How Children Might Respond to Divorce and What To Do About It

Divorce | DivorceAdviceForChildren.comRejection is a painful experience that is hard to manage. It comes with uncomfortable feelings and painful thoughts, and  it’s an experience that many members of the family might feel during the divorce between parents. Rejection might certainly be a feeling that each parent feels, and it can be experience felt by older children as well.

For the most part, children between infancy and the age of 4 years old, won’t feel rejection. Instead, what will impact them is change in their daily routine, if that takes place. Children at this age are developing in a way that requires regular schedules of eating, sleeping, and playing. A change in that routine can affect their development. Another primary contributor to a child’s development is their attachments to their parents. If there is a change in the frequency of time with one or both parents, that can also significantly affect a child. For instance, if a three year old sees mom everyday and then after the divorce only once per week, that could be significant.

Children between the ages of 5 and 12 years old will understand the concept of divorce. However, they will tend to think that the divorce has something to do with them. They might blame themselves or believe that they cause the fighting or that something they said prompted the separation. This isn’t an experience of rejection per se, but parents can ease by this letting their children know that they are not responsible for the divorce.

Teens are in the same situation. They too might take the blame for the divorce, especially if parents begin to use them as a replacement for the other parent. Divorcing parents might also turn to teens to find out how the other parent is doing, or to get advice. However, parents shouldn’t use teens as either their therapist or a replacement for the other parent. Teens are already vulnerable to rejection and they don’t need the emotional weight of one of their parents during this time.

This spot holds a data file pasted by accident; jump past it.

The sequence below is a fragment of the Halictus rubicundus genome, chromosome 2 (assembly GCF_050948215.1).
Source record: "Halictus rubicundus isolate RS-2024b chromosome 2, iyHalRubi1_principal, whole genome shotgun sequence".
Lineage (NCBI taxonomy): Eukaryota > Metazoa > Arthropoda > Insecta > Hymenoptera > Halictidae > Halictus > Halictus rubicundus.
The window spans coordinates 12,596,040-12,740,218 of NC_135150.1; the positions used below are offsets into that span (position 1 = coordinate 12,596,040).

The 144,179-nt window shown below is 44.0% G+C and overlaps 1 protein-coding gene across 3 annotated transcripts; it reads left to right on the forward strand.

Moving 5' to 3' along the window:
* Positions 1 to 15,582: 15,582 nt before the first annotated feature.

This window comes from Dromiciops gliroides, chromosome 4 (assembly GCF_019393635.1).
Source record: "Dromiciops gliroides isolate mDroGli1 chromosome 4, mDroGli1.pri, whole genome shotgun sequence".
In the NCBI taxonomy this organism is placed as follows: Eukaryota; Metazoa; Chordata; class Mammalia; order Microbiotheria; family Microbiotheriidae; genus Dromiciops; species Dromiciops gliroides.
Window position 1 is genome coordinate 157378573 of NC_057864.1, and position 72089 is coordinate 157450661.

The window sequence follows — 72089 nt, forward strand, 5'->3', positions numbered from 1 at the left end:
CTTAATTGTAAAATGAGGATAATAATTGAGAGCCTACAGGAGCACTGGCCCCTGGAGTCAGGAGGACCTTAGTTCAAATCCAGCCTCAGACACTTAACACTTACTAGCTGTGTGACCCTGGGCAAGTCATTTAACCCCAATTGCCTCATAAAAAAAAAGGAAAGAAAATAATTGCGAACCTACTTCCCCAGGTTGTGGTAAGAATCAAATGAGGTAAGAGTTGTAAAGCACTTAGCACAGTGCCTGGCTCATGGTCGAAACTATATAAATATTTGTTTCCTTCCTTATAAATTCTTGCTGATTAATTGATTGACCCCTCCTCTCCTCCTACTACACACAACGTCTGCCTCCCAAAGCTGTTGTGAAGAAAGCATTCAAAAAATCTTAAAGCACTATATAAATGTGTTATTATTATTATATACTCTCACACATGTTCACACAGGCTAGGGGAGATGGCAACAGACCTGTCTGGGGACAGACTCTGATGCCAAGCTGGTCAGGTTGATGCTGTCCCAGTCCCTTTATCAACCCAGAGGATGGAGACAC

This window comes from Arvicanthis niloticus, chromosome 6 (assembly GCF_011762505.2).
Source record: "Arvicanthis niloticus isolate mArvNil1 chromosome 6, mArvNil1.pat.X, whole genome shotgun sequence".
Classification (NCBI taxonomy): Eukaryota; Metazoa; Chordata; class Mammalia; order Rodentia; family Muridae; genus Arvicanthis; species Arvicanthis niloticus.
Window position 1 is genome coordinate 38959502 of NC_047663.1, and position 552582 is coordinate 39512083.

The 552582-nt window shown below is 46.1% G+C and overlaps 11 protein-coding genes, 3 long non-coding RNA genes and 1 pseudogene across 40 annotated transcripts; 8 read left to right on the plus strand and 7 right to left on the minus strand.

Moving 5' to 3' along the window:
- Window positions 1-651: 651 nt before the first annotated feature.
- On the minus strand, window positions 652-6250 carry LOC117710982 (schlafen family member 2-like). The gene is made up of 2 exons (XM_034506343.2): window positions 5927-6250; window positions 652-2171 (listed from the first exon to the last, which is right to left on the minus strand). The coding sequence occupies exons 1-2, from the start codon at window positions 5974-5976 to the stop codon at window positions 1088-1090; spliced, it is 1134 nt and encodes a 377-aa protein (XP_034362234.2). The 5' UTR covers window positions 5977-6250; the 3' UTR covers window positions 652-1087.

Of course, parents themselves may be feeling rejected, especially if there was betrayal or infidelity involved. However, in order to ensure the healthy development of their children, parents should tend to their emotional life and their own feelings of rejection in some way. As mentioned above, not using children as therapists or as a dumping ground for sharing feelings about the divorce is essential. Instead, parents can do the following to help heal themselves:

  • Accept the fact that it is normal to have a full range of emotions and that they are going to be  around for awhile.
  • Recognize that all relationships come to an end – either through death or separation. Therefore a breakup doesn’t mean that one or either parent is inferior.
  • Really work on self-love and self-acceptance during this time.
  • Use this time to get to know yourself better. Once you dive into yourself and what you need to tend to your emotional wounds, healing will follow.
  • Find supportive relationships and friendships to nourish you.

Furthermore, as parents, these heavy and challenging feelings can’t get in the way of caring for your children. Ironically, both parents need to do now what they likely found difficult in the past which is communicate well, consider the other’s needs, focus on what is best for the children, and keep fighting and power struggles away from the ears of the children. It’s essential that parents find a way to agree, putting differences aside, so that the children are fed, safe, and well taken care of.

Although everyone in the family is going to feel rejection on some level, the most responsible party are the parents, and they need to do what’s best for everyone involved.